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Allie Goertz Created the Perfect Rick & Morty Concept Album

It's not exactly wubba lubba dub dubstep. Which is good.

Singer/songwriter Allie Goertz has created a concept album based on everyone’s favorite sadcom: Rick & Morty. Titled “Sad Dance Songs,” the album takes a lot of the themes and vibes from Rick & Morty and sets them to dance music (of all things). The album itself is absolutely worth a listen, even if you’re not necessarily a fan of the show.

Goertz’s fandom is evident from the moment the first track–titled “Dance Bitch,” by the way–plays. It’s a semi-melancholic reflection on Rick’s catchphrase, “Wubba lubba dub dub,” which is itself really depressing. The song is reminiscent of Lana Del Rey mixed with an upbeat tempo and minor chords. This feeling carries out throughout the album, and in that way, it matches up well with the tone of the show. It even matches the tone of the Chaos Chaos song from that one episode of Rick & Morty. It’s fun and perky at points, but when you look a little deeper, you find that things are a little more… sad. A little more real, perhaps.

In the above music video for “Dance Bitch,” you might spy a few guest stars and familiar names in the credits. For example: playing Morty to Goertz’s Rick is Alex Hirsch of Gravity Falls fame. Hirsch also guest starred on Rick & Morty. The video also has really on-point nods to some of the show’s best gags, especially the multiple divergent timelines episode. The attention to detail is strong.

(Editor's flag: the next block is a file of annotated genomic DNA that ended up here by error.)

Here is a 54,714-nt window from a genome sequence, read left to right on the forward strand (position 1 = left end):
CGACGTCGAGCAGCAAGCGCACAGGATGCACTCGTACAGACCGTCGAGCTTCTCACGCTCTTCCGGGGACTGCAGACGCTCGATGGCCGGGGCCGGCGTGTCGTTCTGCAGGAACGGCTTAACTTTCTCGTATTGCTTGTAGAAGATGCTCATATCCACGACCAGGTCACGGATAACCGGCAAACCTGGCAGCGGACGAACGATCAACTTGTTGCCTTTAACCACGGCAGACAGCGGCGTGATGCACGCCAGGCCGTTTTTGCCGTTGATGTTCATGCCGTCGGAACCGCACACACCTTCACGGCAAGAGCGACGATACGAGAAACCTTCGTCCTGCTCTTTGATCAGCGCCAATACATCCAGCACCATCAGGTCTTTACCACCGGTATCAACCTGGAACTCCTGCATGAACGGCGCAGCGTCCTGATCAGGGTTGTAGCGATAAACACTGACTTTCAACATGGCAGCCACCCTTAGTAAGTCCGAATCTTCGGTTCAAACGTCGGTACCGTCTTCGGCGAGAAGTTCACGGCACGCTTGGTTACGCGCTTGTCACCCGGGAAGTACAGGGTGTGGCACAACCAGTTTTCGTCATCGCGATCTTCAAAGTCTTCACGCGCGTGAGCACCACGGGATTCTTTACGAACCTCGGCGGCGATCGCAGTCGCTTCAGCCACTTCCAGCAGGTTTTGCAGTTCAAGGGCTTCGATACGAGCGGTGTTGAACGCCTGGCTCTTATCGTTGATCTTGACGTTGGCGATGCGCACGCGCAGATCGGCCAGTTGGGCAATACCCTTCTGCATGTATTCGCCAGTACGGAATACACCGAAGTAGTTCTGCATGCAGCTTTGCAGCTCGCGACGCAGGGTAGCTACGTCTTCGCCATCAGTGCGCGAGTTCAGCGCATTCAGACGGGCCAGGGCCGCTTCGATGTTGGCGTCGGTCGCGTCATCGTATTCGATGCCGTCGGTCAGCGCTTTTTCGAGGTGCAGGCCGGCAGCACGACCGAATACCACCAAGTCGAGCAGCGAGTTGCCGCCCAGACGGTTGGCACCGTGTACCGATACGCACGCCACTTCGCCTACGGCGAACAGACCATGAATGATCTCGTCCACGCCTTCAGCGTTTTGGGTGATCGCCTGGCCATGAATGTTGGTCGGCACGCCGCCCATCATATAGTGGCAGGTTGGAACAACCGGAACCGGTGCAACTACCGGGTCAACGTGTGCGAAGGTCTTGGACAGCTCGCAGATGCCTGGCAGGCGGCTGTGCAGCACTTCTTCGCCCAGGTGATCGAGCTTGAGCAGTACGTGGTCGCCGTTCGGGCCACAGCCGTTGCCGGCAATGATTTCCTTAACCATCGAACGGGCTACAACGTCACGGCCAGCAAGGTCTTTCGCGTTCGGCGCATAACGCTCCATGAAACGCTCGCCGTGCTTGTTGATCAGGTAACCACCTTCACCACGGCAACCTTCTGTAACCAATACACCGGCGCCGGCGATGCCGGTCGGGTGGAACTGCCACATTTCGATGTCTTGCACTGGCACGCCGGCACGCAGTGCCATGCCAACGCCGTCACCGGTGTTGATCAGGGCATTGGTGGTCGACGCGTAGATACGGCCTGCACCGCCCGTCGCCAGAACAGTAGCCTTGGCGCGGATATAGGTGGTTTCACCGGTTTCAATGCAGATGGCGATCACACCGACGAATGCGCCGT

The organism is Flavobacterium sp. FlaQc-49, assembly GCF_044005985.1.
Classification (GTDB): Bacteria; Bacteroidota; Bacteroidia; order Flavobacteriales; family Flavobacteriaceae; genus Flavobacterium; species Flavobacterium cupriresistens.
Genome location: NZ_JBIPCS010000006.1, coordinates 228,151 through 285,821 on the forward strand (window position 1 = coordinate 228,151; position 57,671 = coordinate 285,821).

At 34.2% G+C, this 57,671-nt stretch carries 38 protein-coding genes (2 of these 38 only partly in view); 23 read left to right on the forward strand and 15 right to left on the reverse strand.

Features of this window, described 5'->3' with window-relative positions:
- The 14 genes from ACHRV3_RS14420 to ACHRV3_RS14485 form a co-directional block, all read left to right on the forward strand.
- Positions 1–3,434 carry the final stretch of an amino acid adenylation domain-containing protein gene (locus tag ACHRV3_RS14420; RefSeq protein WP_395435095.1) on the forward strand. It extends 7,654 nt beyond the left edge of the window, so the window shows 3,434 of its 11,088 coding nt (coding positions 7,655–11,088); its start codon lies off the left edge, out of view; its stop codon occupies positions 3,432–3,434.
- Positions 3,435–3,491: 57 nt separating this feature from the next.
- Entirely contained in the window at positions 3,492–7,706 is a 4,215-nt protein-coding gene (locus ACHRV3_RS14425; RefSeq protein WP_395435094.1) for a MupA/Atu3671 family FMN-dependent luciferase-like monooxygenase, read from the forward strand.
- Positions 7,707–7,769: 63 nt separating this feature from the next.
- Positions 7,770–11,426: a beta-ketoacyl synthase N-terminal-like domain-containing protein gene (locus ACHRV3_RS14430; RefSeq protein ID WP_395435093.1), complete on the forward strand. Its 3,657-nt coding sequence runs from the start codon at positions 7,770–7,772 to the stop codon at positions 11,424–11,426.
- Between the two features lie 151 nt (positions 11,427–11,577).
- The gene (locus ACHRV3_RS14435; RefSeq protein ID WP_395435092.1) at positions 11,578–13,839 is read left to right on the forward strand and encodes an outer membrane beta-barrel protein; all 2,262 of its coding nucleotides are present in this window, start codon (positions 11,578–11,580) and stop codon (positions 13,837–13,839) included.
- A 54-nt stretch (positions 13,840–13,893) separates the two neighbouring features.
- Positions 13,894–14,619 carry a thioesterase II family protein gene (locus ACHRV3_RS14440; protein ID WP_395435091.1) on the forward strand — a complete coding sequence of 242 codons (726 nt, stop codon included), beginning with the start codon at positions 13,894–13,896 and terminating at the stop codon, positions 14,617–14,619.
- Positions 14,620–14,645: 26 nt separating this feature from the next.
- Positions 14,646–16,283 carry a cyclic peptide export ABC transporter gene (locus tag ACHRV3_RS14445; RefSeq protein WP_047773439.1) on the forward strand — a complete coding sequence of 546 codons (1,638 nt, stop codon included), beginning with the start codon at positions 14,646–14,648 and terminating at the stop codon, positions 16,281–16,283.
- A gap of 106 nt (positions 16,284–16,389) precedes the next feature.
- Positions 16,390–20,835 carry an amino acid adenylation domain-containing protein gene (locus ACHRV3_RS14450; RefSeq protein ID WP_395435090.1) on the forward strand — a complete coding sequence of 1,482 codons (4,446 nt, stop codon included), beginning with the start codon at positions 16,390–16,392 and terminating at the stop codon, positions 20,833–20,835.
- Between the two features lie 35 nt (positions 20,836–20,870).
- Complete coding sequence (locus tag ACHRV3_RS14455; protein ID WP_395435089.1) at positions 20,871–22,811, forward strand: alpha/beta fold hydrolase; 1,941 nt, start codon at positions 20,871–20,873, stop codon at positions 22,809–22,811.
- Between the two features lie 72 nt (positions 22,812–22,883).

Much of Goertz’s past works are similarly nerdy: “The Ren & Stimpy Song,” “Hobbit Song,” and “Tonight (DnD)“. In the description for “Sad Dance Songs,” she mentions that a lot of these songs are folky and acoustic, marking this Rick & Morty album as a departure for the artist. Put simply, her style of downbeat folky singing and lyrics meshes very well with the electronic melodies. Again, it’s a great encapsulation of the feeling of the show, and as a concept album, works so incredibly well.

You can find much more about the album and its origins as a Kickstarter (!) in an interview she did with Inverse.

I’m totally a fan. I think you will be, too.

(via Pajiba)

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Jessica Lachenal is a writer who doesn’t talk about herself a lot, so she isn’t quite sure how biographical info panels should work. But here we go anyway. She's the Weekend Editor for The Mary Sue, a Contributing Writer for The Bold Italic (, and a Staff Writer for Spinning Platters ( She's also been featured in Model View Culture and Frontiers LA magazine, and on Autostraddle. She hopes this has been as awkward for you as it has been for her.